# Gauss Lemma (Number Theory)

1. Nov 3, 2008

### mathsss2

Use Gauss Lemma (Number theory) to calculate the Legendre Symbol $$(\frac{6}{13})$$.

I know how to use Gauss Lemma. However we use the book: Ireland and Rosen. They define Gauss Lemma as:

$$(\frac{a}{p})=(-1)^n$$. They say: Let $$\pm m_t$$ be the least residue of $$ta$$, where $$m_t$$ is positive. As $$t$$ ranges between 1 and $$\frac{(p-1)}{2}$$, n is the number of minus signs that occur in this way. I don't understand how to use this form of Gauss's Lemma

Last edited: Nov 3, 2008
2. Nov 3, 2008

### gabbagabbahey

What are $a$ and $p$ in this case? What does that make $\frac{(p-1)}{2}$ ? What does that make the least residue of $ta$ in this case?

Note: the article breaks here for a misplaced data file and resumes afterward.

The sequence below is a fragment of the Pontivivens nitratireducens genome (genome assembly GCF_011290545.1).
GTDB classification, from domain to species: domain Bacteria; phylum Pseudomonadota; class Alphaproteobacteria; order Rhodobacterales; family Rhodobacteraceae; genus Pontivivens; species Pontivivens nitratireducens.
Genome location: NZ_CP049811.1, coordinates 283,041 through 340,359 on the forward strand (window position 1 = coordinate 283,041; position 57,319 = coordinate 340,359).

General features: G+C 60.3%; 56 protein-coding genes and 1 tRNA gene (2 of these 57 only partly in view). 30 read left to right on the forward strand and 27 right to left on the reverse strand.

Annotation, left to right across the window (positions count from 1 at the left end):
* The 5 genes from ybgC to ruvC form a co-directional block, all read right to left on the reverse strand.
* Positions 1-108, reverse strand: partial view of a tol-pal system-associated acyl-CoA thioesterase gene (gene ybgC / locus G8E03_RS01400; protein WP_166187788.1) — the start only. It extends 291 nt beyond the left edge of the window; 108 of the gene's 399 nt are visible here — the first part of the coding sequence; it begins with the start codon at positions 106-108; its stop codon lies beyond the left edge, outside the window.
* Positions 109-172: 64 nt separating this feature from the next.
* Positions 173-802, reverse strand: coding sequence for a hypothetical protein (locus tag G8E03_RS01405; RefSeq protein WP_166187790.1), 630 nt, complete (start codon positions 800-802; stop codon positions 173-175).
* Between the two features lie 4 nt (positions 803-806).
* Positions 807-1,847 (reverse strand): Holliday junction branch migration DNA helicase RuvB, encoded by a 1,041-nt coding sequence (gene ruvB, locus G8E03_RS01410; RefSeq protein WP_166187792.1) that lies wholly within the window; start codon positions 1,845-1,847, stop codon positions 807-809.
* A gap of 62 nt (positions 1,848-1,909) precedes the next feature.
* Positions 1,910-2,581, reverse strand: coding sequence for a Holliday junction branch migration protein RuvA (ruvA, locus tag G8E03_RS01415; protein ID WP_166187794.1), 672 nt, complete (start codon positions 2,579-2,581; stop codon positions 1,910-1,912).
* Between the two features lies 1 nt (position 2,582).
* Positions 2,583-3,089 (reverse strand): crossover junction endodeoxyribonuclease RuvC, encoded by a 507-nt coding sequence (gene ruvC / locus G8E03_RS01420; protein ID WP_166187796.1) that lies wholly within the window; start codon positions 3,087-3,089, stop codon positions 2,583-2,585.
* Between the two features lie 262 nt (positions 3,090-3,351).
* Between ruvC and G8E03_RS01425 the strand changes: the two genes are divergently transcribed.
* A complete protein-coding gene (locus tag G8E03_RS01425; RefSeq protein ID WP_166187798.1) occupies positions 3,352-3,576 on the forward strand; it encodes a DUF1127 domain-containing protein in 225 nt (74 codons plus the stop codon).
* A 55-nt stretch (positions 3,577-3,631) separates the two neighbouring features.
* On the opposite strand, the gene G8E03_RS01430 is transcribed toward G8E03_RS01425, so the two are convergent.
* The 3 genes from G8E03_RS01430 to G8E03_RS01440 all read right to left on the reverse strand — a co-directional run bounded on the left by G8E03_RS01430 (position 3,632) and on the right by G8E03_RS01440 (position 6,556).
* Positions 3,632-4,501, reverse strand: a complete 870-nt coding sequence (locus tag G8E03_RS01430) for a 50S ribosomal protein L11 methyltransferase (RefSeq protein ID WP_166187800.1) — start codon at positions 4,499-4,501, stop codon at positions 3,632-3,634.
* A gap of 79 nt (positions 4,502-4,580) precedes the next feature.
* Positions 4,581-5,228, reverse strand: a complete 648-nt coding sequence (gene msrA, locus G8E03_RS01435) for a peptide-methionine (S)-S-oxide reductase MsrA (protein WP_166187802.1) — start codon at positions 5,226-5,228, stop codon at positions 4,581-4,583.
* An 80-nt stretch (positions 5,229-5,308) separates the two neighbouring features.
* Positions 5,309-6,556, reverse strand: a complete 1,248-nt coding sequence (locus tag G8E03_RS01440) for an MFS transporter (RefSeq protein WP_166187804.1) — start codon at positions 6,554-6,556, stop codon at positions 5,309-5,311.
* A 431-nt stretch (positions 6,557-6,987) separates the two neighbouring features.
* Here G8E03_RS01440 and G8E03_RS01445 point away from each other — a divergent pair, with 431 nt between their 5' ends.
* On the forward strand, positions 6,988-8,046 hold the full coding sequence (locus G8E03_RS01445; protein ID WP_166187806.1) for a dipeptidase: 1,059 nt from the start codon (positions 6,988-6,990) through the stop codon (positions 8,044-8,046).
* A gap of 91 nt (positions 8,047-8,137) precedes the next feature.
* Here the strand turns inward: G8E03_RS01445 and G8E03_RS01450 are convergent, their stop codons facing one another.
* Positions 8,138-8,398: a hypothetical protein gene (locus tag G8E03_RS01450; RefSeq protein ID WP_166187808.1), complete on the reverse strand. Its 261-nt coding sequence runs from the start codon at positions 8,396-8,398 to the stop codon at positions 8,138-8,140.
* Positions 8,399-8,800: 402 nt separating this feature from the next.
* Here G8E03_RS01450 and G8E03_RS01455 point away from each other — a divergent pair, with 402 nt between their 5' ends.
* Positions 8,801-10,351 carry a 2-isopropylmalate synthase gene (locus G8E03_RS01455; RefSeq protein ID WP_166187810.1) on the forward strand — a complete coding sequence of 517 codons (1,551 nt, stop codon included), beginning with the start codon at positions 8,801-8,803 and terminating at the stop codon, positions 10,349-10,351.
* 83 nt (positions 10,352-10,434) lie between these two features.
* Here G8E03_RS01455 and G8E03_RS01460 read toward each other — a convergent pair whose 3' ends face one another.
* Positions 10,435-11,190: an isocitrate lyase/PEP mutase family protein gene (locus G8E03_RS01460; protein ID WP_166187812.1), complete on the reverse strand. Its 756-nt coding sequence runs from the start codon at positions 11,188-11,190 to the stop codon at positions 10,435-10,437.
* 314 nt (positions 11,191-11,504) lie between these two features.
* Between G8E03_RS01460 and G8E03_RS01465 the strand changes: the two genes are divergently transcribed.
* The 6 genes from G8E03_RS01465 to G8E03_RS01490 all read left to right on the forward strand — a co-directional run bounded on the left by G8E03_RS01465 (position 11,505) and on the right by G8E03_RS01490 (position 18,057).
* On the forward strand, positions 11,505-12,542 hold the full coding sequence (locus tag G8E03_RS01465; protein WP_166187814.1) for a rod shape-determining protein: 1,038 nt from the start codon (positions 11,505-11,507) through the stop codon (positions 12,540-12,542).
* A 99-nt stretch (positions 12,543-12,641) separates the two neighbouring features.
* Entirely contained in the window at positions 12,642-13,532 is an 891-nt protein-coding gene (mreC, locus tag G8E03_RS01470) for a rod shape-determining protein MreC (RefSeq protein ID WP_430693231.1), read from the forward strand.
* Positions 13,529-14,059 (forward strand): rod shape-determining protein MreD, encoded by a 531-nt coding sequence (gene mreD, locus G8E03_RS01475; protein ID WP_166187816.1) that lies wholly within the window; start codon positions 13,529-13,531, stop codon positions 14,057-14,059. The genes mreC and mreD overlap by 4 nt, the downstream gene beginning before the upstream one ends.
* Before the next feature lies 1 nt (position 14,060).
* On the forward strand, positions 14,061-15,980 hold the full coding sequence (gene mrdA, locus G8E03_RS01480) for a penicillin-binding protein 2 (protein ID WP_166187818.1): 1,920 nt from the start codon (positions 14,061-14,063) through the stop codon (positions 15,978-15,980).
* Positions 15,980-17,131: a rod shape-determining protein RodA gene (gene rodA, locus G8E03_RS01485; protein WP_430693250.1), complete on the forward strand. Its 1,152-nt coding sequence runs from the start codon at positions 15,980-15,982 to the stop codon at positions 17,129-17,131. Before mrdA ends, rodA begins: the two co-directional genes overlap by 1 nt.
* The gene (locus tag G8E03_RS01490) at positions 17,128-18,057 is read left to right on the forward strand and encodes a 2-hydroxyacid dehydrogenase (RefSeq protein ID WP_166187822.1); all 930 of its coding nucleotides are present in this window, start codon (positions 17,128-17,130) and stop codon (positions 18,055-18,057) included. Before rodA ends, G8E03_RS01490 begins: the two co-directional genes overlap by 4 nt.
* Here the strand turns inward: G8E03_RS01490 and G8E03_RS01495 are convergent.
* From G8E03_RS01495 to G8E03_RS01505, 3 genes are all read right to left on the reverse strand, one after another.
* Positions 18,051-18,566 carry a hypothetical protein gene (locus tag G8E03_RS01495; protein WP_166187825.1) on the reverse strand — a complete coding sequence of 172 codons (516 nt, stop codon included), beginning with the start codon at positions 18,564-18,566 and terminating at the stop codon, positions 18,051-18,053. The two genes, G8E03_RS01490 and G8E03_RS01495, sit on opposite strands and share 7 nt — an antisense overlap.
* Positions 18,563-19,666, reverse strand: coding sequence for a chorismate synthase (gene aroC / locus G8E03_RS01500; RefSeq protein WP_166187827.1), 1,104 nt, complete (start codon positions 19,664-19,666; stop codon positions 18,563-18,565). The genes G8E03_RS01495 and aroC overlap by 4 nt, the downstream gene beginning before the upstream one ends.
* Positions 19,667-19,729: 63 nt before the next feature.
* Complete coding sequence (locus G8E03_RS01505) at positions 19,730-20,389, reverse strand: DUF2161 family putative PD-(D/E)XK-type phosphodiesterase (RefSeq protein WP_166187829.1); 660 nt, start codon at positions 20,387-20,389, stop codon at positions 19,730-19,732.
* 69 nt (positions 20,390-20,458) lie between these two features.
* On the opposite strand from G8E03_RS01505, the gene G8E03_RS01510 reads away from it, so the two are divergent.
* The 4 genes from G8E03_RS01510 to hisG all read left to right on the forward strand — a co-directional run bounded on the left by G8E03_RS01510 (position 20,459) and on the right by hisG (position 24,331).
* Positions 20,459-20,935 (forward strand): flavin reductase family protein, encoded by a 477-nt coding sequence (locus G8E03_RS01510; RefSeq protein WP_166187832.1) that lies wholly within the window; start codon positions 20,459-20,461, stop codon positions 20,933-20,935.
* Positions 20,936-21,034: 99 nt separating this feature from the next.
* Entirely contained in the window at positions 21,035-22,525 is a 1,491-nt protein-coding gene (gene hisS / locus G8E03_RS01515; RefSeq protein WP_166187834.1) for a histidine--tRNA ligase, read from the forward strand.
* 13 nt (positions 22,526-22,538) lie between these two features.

3. Nov 3, 2008

### mathsss2

Could you be more specific, I really do not know how to use this version of Gauss's Lemma. Could you show me some steps on how to start it this way?

4. Nov 3, 2008

### gabbagabbahey

You want to use the lemma for $\left( \frac{6}{13} \right)$, which means you want an "a" and "p" such that $\left( \frac{a}{p} \right) = \left( \frac{6}{13} \right)$ where "p" is a prime....surely you can think of at least one "a" and one "p" for which this will hold true?